The incredible shrinking equity market

Stock markets everywhere are getting smaller. This is probably a good thing.

Look beyond the wallowing and schadenfreude that surrounds London’s dawning irrelevance and there’s much broader, quieter trend of de-equitisation afoot. Europe’s net buyback yield — that is, share buybacks net of issuance — has just turned positive for the first time in history, according to Bank of America research. The Stoxx 600 Europe has moved into line with the S&P 500, where repurchases have been outstripping issuance for a couple of years.

To be fair, it’s unlikely to last. While European equity issuance is low because the IPO window is yet to reopen, recent buybacks are being inflated by windfalls from energy prices and rising interest rates. BofA counts 52 new buyback programs announced by European large-caps so far this year, of which 17 are by banks and eight by energy companies. (Here’s the full list.)

As we reported in January, European companies were last year buying back shares more rapidly than those in the US for the first time in 20 years. The 2023 outlook is similar, even though at around 13 times earnings European equity valuations are back at the long-term average both in absolute terms and relative to Wall St.

Unusually big repurchase programmes are now mostly lag effects from fuel and rates: Europe’s banks and energy stocks are promising 12-month forward buyback yields of 3.4 per cent and 5.9 per cent respectively, versus nearly 2 per cent for the market as a whole, BoA finds.

“Paying shareholders to go away at the expense of those who remain” is a thing elderly markets types like to say about buybacks, often to the irritation of academics who study capital allocation. As our colleagues at Unhedged discuss, neither side is conclusively right or wrong. Figuring out whether a repurchase programme lowers the cost of financing, or whether it starves operations in the cynical pursuit of EPS-based management bonus targets, can only ever be judged on a case-by-case basis.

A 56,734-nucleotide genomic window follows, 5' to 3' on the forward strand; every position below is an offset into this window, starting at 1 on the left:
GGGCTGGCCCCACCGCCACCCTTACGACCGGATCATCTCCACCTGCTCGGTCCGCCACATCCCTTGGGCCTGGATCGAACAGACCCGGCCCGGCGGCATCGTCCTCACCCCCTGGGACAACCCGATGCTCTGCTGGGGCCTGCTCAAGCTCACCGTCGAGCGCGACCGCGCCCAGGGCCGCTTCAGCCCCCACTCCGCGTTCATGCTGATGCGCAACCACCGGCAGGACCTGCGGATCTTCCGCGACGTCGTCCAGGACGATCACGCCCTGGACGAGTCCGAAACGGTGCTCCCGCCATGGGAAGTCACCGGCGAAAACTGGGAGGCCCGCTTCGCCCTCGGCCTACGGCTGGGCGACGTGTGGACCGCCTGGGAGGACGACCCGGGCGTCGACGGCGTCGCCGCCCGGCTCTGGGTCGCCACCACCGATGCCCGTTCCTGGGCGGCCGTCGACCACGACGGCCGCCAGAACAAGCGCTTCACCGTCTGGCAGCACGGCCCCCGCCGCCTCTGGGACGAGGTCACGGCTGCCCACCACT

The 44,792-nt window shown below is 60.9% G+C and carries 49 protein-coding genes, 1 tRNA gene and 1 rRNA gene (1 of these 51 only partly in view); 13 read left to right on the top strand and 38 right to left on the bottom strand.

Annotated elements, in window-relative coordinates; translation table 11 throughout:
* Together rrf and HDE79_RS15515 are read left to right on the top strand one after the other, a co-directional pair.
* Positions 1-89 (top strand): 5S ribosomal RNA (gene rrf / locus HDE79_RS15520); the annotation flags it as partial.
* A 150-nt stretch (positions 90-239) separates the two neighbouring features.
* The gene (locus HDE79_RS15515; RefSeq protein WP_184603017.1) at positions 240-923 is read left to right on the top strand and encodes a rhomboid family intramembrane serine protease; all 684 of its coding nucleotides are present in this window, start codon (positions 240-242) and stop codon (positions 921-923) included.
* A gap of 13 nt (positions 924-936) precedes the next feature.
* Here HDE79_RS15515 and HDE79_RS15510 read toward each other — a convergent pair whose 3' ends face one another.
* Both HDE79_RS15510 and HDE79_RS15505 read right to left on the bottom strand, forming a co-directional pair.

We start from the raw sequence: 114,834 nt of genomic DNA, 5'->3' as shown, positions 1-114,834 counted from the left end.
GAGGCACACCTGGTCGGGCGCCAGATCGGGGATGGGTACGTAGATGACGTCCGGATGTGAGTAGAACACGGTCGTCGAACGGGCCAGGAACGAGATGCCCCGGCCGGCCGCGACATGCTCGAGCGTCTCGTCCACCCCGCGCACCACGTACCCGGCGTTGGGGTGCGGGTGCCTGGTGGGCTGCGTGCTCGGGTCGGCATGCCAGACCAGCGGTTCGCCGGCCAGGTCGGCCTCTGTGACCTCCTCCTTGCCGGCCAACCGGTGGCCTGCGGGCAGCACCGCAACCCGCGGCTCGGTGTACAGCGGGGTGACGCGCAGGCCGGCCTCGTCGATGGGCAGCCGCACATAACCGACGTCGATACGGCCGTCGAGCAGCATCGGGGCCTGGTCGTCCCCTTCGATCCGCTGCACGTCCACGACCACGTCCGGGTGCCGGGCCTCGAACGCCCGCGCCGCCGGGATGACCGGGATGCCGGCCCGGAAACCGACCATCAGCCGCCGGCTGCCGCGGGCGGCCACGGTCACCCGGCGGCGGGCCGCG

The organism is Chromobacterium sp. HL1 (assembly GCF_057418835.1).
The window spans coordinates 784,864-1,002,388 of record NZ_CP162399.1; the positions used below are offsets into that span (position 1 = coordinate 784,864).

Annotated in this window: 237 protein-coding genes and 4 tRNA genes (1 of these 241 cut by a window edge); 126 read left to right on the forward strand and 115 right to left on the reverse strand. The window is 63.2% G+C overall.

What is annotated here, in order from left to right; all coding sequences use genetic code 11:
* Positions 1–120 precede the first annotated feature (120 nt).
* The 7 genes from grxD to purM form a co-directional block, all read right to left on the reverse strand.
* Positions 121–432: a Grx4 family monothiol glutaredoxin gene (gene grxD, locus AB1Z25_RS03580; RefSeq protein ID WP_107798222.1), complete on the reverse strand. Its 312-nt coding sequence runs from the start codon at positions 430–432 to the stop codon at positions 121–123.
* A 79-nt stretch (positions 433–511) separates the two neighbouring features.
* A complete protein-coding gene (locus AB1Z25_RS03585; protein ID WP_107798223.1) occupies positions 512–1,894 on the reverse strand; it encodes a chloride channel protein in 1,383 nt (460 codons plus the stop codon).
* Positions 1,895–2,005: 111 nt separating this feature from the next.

All of which brings to mind a famous 2009 note from James Montier, written in his final weeks as a Société Générale analyst, on “repurchase rip-offs”. He found that once adjusted for options issuance, net buybacks were just 30 per cent of announced US buybacks:

Many investors thought that repurchases were a substitute for dividends. We have long argued that they are primarily used to distribute transitory earnings and as such represent the most ephemeral engine of returns. [ . . . ]

Many were excited by the buyback boom in the latter half of this decade. To us, it simply represented a sign that earnings were at cyclical peaks, and firms were distributing surplus cash in a way which benefited corporate managers the most. All this leaves investors facing a double whammy of dividend cuts and vanishing repurchases.

Will the end of the free-money era echo its beginning? Maybe, but probably not. Corporate balance sheets seem to be strong enough to withstand the shallow earnings recession that is currently the base case. Repurchase programmes will roll over along with earnings growth, but dividend cover is healthy-ish so the returns double whammy described by Montier looks like less of a risk this time around. All charts below are via Barclays:

In that context, positive net buyback yields might be a welcome indicator. Maybe, at last, the balance of purportedly surplus capital isn’t being burnt just to offset options dilution and manipulate EPS.

Maybe a shrinking equity market is good — though from certain angles, it remains hard to shake the idea that European companies have been paying for shareholders to go away, at the expense of those who remain:

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